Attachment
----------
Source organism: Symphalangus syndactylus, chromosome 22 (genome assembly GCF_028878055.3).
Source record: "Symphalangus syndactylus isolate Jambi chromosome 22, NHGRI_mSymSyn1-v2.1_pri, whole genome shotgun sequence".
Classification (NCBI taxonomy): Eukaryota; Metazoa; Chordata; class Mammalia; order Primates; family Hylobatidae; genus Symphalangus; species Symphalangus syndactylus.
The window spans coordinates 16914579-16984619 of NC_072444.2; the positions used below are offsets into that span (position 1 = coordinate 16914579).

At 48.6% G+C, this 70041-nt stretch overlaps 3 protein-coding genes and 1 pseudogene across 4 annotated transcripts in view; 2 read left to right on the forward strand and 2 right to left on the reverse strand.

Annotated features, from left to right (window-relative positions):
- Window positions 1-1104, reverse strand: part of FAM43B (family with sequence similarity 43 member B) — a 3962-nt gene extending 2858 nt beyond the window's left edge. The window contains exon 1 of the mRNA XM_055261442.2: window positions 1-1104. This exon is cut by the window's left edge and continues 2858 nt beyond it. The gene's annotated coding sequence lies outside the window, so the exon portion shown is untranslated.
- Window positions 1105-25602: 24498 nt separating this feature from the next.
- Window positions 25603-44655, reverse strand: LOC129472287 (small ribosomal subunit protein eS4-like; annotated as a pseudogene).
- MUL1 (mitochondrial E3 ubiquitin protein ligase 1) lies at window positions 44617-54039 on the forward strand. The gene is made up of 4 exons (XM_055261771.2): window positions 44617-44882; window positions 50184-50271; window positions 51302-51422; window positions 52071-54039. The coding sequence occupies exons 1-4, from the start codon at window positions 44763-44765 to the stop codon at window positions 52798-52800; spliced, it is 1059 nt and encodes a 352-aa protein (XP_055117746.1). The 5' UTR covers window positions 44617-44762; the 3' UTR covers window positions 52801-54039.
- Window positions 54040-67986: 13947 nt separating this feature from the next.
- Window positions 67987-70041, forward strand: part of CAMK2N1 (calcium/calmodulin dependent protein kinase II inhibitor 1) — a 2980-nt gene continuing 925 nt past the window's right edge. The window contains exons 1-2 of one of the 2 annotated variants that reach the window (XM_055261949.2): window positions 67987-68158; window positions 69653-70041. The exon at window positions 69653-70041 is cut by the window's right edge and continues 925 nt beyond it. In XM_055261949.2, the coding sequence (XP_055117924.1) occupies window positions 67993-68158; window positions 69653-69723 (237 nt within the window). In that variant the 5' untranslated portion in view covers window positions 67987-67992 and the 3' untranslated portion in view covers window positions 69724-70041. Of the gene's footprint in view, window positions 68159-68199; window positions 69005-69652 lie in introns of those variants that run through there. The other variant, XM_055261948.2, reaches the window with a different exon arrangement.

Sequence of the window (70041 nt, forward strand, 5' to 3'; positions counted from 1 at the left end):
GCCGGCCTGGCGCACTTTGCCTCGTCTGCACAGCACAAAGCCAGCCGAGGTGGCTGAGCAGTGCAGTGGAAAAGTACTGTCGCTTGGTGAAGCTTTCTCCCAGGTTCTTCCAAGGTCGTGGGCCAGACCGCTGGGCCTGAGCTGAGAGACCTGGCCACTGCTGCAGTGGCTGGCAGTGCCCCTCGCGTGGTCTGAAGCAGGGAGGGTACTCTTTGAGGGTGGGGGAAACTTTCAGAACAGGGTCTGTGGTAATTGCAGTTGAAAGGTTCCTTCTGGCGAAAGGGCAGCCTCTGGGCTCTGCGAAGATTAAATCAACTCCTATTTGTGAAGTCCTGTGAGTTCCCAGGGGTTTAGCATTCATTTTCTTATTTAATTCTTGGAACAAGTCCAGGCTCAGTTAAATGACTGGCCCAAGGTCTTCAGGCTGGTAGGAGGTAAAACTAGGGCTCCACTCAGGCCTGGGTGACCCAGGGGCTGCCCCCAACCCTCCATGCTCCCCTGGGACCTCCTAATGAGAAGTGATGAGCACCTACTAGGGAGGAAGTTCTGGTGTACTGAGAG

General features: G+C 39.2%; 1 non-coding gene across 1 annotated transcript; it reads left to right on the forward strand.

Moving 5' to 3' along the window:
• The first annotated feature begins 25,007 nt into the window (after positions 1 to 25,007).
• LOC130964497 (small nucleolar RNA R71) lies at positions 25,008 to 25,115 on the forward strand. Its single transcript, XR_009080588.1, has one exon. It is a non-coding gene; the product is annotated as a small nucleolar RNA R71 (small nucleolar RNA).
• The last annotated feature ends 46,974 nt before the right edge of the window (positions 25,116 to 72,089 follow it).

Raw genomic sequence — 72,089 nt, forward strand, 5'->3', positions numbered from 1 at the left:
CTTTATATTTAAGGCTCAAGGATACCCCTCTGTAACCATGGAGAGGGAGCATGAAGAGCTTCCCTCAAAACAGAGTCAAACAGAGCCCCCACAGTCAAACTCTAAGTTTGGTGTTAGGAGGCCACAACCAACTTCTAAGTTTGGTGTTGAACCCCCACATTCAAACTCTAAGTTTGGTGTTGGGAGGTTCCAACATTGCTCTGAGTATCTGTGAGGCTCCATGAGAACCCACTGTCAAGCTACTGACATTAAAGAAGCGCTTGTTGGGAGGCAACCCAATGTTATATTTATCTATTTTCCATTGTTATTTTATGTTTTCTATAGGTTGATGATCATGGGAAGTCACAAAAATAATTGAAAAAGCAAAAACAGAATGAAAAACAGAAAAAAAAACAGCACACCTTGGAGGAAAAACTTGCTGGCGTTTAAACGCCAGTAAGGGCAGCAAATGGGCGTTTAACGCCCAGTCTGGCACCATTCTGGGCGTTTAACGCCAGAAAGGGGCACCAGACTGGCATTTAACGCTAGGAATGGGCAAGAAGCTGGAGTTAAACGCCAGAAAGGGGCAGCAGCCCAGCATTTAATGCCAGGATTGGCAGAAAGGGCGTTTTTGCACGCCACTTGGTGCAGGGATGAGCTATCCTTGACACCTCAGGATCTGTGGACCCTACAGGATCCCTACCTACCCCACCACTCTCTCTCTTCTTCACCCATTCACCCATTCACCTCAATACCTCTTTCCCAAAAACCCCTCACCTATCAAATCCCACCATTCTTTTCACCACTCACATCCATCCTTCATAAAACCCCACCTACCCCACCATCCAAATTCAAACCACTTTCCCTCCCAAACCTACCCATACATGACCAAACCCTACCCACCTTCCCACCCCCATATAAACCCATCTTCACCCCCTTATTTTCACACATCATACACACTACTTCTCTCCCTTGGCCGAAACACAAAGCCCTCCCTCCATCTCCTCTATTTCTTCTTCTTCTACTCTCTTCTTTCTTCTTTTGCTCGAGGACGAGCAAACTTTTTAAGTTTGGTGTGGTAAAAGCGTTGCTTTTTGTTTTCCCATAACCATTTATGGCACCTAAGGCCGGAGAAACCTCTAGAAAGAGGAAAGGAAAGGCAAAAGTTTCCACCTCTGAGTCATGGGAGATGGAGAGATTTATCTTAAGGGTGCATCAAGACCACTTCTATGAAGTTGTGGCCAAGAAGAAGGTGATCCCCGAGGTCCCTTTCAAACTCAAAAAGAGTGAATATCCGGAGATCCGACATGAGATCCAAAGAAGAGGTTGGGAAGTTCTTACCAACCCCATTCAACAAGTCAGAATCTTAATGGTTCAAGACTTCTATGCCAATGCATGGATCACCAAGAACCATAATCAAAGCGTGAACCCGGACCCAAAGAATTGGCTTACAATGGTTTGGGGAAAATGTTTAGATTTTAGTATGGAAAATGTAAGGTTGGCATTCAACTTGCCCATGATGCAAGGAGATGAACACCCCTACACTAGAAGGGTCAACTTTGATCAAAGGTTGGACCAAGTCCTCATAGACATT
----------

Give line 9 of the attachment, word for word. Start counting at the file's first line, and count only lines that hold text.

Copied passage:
- Window positions 25603-44655, reverse strand: LOC129472287 (small ribosomal subunit protein eS4-like; annotated as a pseudogene).